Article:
About J. Aday Kennedy
J. Aday Kennedy was born and raised in McKinney, Texas. During her teenage years she was a
line officer in the McKinney High School Marquettes (drill team). Aday disliked school and quit in the eleventh grade.
When she quit high school, it did not take long to realize she needed an education. Aday had always been bored by her teachers. When she decided to complete her education she was determined to become a “different” kind of teacher that instructed, entertained and inspired. She also wanted to instruct a school dance/drill team in Texas.
In 1989, she moved to Walnut Creek, Ca. and started junior college. After three years she completed her general education credits and was admitted to the University of California at Davis.
She never received a high school diploma or GED, but earned her bachelors degree in twentieth century European history. After she attained her degree she returned to Texas and researched graduate schools to pursue a teaching credential.
Before she applied to graduate school, she caught spinal meningitis. Due to complications, Aday suffered a respiratory and cardiac arrest and stroke. She fell into a coma. Two hours after the doctors pronounced her brain dead she regained consciousness as a ventilator-dependent quadriplegic.
After several years of intense therapy she grew bored. She had recaptured partial use of her left arm and hand, but one day after another consumed with physical therapy left her unfulfilled.
Her cognitive brain function had been unaffected by the stoke It clamored to be used. Aday began speaking at seminars for registered respiratory therapists on spinal meningitis and patient advocacy. They opened the door to motivational and inspirational speaking engagements, but she wanted to do more.
She found writing classes on the internet. Her creative mind and love for children manifested in essays, articles and children’s books. Three years and fifteen classes later she received a picture book contract. Aday had grown into “The Differently-Abled Writer” making her dreams come true a story at a time.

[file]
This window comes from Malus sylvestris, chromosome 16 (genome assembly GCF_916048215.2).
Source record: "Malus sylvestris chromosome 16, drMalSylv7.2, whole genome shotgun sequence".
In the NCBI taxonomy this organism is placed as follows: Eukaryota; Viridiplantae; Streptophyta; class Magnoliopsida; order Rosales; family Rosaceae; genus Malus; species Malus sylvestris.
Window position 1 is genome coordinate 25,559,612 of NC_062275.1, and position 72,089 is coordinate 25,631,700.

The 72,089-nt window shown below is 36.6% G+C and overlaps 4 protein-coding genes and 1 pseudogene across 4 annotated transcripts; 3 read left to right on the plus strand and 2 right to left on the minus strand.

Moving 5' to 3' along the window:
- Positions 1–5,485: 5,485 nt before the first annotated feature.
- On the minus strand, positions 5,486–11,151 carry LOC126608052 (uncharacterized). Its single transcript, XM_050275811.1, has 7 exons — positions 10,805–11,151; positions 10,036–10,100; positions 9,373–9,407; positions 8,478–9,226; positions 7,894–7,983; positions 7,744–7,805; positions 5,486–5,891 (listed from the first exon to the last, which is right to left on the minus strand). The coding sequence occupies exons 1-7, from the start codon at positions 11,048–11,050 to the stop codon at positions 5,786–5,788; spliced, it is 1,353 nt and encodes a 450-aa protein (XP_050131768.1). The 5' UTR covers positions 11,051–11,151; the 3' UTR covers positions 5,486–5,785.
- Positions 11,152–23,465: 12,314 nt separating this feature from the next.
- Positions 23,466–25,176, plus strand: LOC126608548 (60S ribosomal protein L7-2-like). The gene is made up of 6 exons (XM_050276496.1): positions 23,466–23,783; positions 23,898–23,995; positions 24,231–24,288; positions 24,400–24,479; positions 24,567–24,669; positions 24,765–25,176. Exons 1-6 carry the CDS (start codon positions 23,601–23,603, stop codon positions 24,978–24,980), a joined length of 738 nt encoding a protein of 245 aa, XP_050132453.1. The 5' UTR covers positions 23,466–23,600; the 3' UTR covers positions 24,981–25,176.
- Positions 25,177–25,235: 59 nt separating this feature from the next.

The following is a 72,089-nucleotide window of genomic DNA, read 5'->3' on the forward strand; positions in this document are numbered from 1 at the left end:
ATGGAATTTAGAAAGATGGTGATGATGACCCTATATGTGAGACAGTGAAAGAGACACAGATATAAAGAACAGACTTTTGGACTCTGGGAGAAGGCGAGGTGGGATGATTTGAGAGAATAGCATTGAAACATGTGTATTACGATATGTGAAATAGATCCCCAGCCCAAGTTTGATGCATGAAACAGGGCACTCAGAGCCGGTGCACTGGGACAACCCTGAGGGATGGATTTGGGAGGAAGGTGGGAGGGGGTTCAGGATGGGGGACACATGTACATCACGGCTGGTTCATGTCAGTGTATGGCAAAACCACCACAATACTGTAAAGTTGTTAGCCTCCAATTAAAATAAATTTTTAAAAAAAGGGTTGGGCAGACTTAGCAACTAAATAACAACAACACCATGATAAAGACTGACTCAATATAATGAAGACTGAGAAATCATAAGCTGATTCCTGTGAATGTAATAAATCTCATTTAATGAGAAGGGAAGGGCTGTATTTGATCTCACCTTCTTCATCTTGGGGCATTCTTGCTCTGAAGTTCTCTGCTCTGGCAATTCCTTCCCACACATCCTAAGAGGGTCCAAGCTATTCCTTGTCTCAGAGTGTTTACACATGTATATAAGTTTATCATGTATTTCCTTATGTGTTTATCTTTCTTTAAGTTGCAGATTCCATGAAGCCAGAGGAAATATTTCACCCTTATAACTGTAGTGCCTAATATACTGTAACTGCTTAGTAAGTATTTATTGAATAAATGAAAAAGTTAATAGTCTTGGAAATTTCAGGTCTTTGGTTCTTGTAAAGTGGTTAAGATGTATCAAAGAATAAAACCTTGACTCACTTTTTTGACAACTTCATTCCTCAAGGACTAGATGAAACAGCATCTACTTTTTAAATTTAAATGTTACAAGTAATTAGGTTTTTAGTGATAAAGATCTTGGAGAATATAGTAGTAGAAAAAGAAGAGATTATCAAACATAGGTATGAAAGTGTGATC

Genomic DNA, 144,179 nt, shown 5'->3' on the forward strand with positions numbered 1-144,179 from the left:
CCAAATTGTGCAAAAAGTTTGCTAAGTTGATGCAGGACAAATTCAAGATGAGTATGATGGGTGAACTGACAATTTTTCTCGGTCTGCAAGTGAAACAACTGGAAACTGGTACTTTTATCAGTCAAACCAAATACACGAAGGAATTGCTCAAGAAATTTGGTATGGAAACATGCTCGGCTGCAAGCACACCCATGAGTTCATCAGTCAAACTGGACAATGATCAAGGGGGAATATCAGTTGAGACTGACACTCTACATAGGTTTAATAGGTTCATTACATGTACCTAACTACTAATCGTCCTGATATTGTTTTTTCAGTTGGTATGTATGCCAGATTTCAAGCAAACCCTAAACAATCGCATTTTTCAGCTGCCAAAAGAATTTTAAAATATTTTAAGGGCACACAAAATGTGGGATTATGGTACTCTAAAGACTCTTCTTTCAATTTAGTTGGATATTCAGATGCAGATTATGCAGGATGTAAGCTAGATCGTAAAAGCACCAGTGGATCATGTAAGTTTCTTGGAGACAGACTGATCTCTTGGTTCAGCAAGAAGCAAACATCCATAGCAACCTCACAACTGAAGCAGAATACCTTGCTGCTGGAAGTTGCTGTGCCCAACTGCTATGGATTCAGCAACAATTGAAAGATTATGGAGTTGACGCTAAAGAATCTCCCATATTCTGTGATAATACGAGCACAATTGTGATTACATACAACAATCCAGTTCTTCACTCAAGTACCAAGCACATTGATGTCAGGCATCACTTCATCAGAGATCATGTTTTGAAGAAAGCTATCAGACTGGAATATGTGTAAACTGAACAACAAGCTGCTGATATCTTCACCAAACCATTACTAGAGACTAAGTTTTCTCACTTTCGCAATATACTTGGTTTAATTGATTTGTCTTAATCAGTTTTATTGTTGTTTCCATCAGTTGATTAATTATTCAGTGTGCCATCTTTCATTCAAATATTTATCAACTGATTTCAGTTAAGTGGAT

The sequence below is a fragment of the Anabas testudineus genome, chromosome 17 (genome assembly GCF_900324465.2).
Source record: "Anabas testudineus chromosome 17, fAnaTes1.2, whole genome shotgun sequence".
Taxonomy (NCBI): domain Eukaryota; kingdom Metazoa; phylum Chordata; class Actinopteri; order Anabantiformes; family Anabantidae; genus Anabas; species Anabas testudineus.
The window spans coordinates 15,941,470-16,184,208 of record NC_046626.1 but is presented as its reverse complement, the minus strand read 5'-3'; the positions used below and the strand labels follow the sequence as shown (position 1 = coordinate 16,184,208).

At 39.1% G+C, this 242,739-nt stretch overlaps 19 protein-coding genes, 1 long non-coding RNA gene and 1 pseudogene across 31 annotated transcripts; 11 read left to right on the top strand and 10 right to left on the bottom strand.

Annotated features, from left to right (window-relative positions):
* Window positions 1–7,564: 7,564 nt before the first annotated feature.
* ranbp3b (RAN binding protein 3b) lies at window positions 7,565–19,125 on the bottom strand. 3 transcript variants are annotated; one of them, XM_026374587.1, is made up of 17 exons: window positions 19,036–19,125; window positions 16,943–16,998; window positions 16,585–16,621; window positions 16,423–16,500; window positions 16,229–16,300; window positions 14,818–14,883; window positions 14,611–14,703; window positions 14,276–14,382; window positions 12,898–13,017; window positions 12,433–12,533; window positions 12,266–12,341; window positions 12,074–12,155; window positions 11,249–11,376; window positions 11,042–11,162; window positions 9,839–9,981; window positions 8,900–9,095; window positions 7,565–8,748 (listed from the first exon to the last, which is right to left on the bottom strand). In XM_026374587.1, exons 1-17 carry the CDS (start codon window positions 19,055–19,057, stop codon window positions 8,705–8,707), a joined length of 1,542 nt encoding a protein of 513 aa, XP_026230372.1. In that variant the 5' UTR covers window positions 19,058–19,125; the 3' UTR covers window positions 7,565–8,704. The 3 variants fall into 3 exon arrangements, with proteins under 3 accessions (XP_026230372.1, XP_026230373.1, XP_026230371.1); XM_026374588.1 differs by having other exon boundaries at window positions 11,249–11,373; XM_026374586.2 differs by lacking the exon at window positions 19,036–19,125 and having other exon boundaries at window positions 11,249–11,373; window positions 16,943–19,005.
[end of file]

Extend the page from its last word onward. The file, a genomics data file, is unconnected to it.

Did you always want to be a writer?
No. When I was a little girl I wanted to be Big Bird. I’m tall enough and my feet are big enough, but my beak and feathers never grew.
When I got older I wanted to be a history teacher, but luckily I had a stroke and fell in love with and discovered a talent for writing.
Tell us about your children’s books.
I have six picture books under contract with Guardian Angel Publishing. They are a mixture of humorous fantasy and Christian stories. All include a teacher’s guide, send a positive message and are geared to attract reluctant readers.
Describe your working environment.
I am blessed to have my house on 4.5 acres of land on a private lake in East Texas. I have only to look out the window to be inspired. I’m a legally blind ventilator-dependent quadriplegic. (It’s a great excuse to stay in bed.) When I began to fall in love with where my computer could take me, I found a computer desk that slides over my bed at Ergoquest, I have my goals, inspirational sayings and Herb, my trusting writing bug, attached to the edges of my computer monitor.
What are you working on now?
I’m marketing my picture book, “Klutzy Kantor”. For this book I co wrote a song, “Go Me”, with LeFerna Walch of The Character Studio DOT com. There are three books in the series today. “‘Cobbledom’s Curse“ is book two, and “The Itcha Itcha Goo Goo Blues” is book three. The plan is to create a song and a music video for each.
I have several picture books I am writing. My memoir, “101 Ways to Torture a Quadriplegic: A Journey of Laughter Through Tears”, is in progress. “After Patty Killed Her Daddy” is a chapter book and the beginning of a series for tweens.
My second picture book, “Marta Gargantuan Wings”, was assigned an artist, Eugene Ruble. He illustrated “A Horse of Course” written by Shari Lyle Soffe. The horse oozes personality in each illustration. I cannot wait to see what he does with Marta, the Pegasus that resembles a mule with wings and Stajon his cheeky friend, the squirrel monkey. I am working on the marketing plan for it, too.
What is the best advice on writing you’ve ever received?
When you have written something let it rest. Do not look at it for weeks before you begin the editing process. Then you can look at it with fresh eyes.
Available for purchase online through
www.amazon.com and through your local bookstores.
Paperback: 24 pages
Publisher: Guardian Angel Publishing, Inc (April
Kantor, a young flying horse wishes he wasn’t so clumsy. The crone Agra tells him that the leprechaun -Cobbledom McSweeney can grant that wish, but only if Kantor can answer his riddle challenge. His tree mates – Rabbit, Fox and Bear help by quizzing him on riddles before the fateful day.
Every day Kantor Pegasus practices solving riddles. A tricky leprechaun attempts to outsmart him by giving him a next to impossible riddle to solve. To end his clumsy ways he must solve it. Children learn the benefit of practice and to focus on their strengths.
Jack Foster’s illustrations are perfect. The marriage of J. Aday Kennedy’s words and Jack Foster’s illustrations make a magical combination and a delightful read